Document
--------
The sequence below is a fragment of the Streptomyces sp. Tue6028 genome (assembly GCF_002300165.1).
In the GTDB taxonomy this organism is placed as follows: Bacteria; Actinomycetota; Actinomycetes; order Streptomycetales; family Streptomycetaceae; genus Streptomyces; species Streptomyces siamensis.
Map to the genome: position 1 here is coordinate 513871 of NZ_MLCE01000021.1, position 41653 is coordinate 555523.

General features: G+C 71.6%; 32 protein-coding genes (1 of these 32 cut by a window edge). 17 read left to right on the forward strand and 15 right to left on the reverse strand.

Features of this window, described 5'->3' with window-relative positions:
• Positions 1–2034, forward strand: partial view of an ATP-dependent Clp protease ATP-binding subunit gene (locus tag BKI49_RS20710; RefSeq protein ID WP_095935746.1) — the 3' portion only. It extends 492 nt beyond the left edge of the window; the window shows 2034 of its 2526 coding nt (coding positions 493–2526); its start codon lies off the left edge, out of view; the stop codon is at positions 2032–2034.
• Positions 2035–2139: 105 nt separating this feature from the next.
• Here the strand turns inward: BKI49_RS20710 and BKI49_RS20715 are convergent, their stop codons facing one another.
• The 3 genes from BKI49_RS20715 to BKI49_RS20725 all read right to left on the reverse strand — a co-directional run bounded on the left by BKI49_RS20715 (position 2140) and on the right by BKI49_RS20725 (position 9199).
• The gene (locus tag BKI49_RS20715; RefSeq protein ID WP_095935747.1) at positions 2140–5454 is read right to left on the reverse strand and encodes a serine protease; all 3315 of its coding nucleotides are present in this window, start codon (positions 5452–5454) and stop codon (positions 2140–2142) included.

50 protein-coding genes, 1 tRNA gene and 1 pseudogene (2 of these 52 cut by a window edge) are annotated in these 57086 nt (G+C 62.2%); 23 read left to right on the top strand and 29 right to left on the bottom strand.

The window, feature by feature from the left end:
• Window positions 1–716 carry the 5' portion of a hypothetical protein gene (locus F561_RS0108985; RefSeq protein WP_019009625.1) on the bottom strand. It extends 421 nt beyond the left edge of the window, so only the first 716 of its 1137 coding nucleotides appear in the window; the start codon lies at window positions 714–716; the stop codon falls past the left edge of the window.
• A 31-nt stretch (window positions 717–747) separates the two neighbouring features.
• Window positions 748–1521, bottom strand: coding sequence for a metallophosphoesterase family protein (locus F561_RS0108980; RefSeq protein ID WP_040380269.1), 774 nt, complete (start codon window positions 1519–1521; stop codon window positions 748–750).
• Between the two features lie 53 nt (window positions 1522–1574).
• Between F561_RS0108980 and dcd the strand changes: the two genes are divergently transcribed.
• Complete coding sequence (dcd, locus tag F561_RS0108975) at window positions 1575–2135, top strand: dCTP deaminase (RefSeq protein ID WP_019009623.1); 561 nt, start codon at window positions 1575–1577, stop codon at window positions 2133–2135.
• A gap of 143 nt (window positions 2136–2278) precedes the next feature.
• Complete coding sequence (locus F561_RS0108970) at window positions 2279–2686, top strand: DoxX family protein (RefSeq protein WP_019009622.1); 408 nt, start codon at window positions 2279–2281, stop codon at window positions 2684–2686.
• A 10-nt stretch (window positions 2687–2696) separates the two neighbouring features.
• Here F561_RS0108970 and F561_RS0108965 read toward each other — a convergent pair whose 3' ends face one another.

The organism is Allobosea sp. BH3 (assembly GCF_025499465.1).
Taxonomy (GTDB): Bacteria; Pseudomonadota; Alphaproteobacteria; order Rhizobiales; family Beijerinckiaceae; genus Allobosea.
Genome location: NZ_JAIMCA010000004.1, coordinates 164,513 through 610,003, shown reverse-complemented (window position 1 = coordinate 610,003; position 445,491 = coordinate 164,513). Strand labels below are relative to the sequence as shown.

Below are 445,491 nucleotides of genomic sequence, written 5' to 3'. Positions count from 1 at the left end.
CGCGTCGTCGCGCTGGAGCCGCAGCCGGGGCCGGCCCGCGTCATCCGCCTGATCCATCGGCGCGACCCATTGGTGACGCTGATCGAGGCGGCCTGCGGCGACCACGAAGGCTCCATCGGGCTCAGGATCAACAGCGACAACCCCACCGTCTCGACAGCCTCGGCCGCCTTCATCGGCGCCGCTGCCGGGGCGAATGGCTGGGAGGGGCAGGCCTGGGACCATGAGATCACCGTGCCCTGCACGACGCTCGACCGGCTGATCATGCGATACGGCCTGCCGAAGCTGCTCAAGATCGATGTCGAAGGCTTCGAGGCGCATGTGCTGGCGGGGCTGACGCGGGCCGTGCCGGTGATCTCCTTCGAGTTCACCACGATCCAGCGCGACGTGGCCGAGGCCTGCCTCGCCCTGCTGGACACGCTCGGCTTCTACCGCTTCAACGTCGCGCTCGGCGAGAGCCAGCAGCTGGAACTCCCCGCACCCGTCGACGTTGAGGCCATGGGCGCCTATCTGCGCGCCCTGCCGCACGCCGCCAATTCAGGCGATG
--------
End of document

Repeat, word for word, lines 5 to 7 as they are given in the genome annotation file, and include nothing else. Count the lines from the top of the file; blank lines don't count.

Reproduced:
Features of this window, described 5'->3' with window-relative positions:
• Positions 1–2034, forward strand: partial view of an ATP-dependent Clp protease ATP-binding subunit gene (locus tag BKI49_RS20710; RefSeq protein ID WP_095935746.1) — the 3' portion only. It extends 492 nt beyond the left edge of the window; the window shows 2034 of its 2526 coding nt (coding positions 493–2526); its start codon lies off the left edge, out of view; the stop codon is at positions 2032–2034.
• Positions 2035–2139: 105 nt separating this feature from the next.